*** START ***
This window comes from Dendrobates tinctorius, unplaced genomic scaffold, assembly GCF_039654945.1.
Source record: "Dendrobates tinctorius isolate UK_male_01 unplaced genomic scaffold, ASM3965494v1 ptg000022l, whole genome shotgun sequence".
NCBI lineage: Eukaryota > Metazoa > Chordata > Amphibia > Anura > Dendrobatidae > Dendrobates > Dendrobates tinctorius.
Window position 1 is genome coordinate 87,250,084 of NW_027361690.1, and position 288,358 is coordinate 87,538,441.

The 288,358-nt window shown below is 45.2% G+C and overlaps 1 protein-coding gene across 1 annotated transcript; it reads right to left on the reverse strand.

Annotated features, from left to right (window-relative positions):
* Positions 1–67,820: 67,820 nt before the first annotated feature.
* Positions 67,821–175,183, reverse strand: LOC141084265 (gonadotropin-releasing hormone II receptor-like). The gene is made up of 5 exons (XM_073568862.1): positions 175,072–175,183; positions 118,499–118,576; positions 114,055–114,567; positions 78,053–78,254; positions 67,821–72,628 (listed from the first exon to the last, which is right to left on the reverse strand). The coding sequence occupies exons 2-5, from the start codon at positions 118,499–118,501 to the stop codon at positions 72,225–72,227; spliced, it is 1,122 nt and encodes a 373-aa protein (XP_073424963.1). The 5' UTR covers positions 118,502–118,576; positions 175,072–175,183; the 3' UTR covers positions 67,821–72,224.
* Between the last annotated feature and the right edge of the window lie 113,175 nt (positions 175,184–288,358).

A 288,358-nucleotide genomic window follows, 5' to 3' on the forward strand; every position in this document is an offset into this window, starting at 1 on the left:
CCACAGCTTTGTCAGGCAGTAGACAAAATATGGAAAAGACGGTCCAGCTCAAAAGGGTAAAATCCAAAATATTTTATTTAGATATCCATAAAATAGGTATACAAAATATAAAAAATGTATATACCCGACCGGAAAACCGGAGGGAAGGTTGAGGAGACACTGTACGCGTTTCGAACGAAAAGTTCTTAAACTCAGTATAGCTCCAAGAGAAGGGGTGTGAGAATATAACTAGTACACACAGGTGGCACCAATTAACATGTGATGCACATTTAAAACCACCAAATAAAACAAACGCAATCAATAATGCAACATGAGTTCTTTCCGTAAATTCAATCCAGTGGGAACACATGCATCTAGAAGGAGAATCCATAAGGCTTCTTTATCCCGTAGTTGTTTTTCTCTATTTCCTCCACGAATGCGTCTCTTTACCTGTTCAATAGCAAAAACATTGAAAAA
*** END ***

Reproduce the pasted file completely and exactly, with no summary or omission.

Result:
This window comes from Dendrobates tinctorius, unplaced genomic scaffold, assembly GCF_039654945.1.
Source record: "Dendrobates tinctorius isolate UK_male_01 unplaced genomic scaffold, ASM3965494v1 ptg000022l, whole genome shotgun sequence".
NCBI lineage: Eukaryota > Metazoa > Chordata > Amphibia > Anura > Dendrobatidae > Dendrobates > Dendrobates tinctorius.
Window position 1 is genome coordinate 87,250,084 of NW_027361690.1, and position 288,358 is coordinate 87,538,441.

The 288,358-nt window shown below is 45.2% G+C and overlaps 1 protein-coding gene across 1 annotated transcript; it reads right to left on the reverse strand.

Annotated features, from left to right (window-relative positions):
* Positions 1–67,820: 67,820 nt before the first annotated feature.
* Positions 67,821–175,183, reverse strand: LOC141084265 (gonadotropin-releasing hormone II receptor-like). The gene is made up of 5 exons (XM_073568862.1): positions 175,072–175,183; positions 118,499–118,576; positions 114,055–114,567; positions 78,053–78,254; positions 67,821–72,628 (listed from the first exon to the last, which is right to left on the reverse strand). The coding sequence occupies exons 2-5, from the start codon at positions 118,499–118,501 to the stop codon at positions 72,225–72,227; spliced, it is 1,122 nt and encodes a 373-aa protein (XP_073424963.1). The 5' UTR covers positions 118,502–118,576; positions 175,072–175,183; the 3' UTR covers positions 67,821–72,224.
* Between the last annotated feature and the right edge of the window lie 113,175 nt (positions 175,184–288,358).

A 288,358-nucleotide genomic window follows, 5' to 3' on the forward strand; every position in this document is an offset into this window, starting at 1 on the left:
CCACAGCTTTGTCAGGCAGTAGACAAAATATGGAAAAGACGGTCCAGCTCAAAAGGGTAAAATCCAAAATATTTTATTTAGATATCCATAAAATAGGTATACAAAATATAAAAAATGTATATACCCGACCGGAAAACCGGAGGGAAGGTTGAGGAGACACTGTACGCGTTTCGAACGAAAAGTTCTTAAACTCAGTATAGCTCCAAGAGAAGGGGTGTGAGAATATAACTAGTACACACAGGTGGCACCAATTAACATGTGATGCACATTTAAAACCACCAAATAAAACAAACGCAATCAATAATGCAACATGAGTTCTTTCCGTAAATTCAATCCAGTGGGAACACATGCATCTAGAAGGAGAATCCATAAGGCTTCTTTATCCCGTAGTTGTTTTTCTCTATTTCCTCCACGAATGCGTCTCTTTACCTGTTCAATAGCAAAAACATTGAAAAA